The most frightening consequence of this decision, however, concerns the message it sends to our current informants risking their lives around the globe or any future sources willing to help the United States. Comey’s laundry list of misdeeds that climaxed with the stunning choice not to bring criminal charges told sources that the American government will not work terribly hard at protecting their identity, and will not take it seriously when exposed. I fear we just lost future access from many, many useful people.

National security succeeds based on information and a major portion of that information comes by way of sources. I explain here why protecting Special Access is so very important.

Eight Reasons Why We Face a National Security Problem

This originally appeared in my townhall column: John Kerry called the Istanbul airport attack a sign of desperation on the part of ISIS. The following observations suggest American leaders are the ones desperately clinging to failed strategies.

  1. Choosing symbolism over substance: Whether or not expressed explicitly, the administration demands uniformity of thought and diversity in appearance. As a result, upwards of 200 military officers have been “purged” for failing to acquiesce to a rudderless national security strategy that, among other things, subjects the military to costly and fruitless social engineering projects. A dangerous future awaits a country that diverts defense spending to that which offers no measurable benefit to military readiness. Woe to them who funds appearance over capability.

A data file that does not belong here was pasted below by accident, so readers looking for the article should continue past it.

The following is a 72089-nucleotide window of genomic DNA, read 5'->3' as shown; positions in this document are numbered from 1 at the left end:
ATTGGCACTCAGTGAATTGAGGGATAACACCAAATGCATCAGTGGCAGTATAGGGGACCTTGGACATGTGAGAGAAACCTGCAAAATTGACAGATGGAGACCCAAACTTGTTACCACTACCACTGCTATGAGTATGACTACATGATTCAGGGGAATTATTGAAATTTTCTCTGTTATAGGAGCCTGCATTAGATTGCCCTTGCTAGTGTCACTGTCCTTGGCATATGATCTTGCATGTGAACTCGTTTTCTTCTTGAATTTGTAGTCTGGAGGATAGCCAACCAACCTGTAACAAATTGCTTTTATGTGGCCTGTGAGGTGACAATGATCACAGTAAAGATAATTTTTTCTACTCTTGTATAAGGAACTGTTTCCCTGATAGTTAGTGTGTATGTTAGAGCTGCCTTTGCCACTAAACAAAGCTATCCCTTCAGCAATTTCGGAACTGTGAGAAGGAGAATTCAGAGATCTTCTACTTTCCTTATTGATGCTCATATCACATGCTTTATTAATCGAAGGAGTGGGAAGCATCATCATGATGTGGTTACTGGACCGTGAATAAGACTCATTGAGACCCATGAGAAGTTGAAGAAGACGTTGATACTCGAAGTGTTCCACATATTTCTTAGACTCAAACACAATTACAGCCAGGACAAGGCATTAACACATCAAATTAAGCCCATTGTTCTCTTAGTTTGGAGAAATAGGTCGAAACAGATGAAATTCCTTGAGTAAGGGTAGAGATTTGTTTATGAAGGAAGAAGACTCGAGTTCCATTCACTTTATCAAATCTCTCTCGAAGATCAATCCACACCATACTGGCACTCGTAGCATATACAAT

2. Dangerous growth in government: Any expansion in government inevitably gives leaders an unwarranted sense of self (see the European Union). That remarkable hubris leads officials to believe, for instance, that they have identified the primary cause of weather patterns, and thus, have the power to fix it. A lack of consensus among specialists in this area is no match for such vanity. Assured of their position, big government saddles the military with climate directives that only serve to undermine its effectiveness. (see here)
  3. Faking moral outrage: The administration’s moral high ground is nothing but a false summit. And the latest sprint to the top in the wake of the Orlando massacre is fueled by widely vague notions of gun control and a staunch resistance to define the enemy. Government plans to drag America uphill to “Assault Rifle Ridge” only then to demand that citizens ignore the greater peaks that loom overhead, with names like “Emboldened Russia” and “Radical Islam.”
  4. Misinterpreting American exceptionalism: Some modern conservatives continue to rely on a misguided notion that all things American – democracy, capitalism and hot dogs – are inherently exceptional and, therefore, easily transferrable to all people. Such a simple interpretation inevitably leads to clumsy nation-building projects and unproductive security assistance programs. Both have increased defense spending, while doing little to enhance U.S. security. I call this defenseless debt.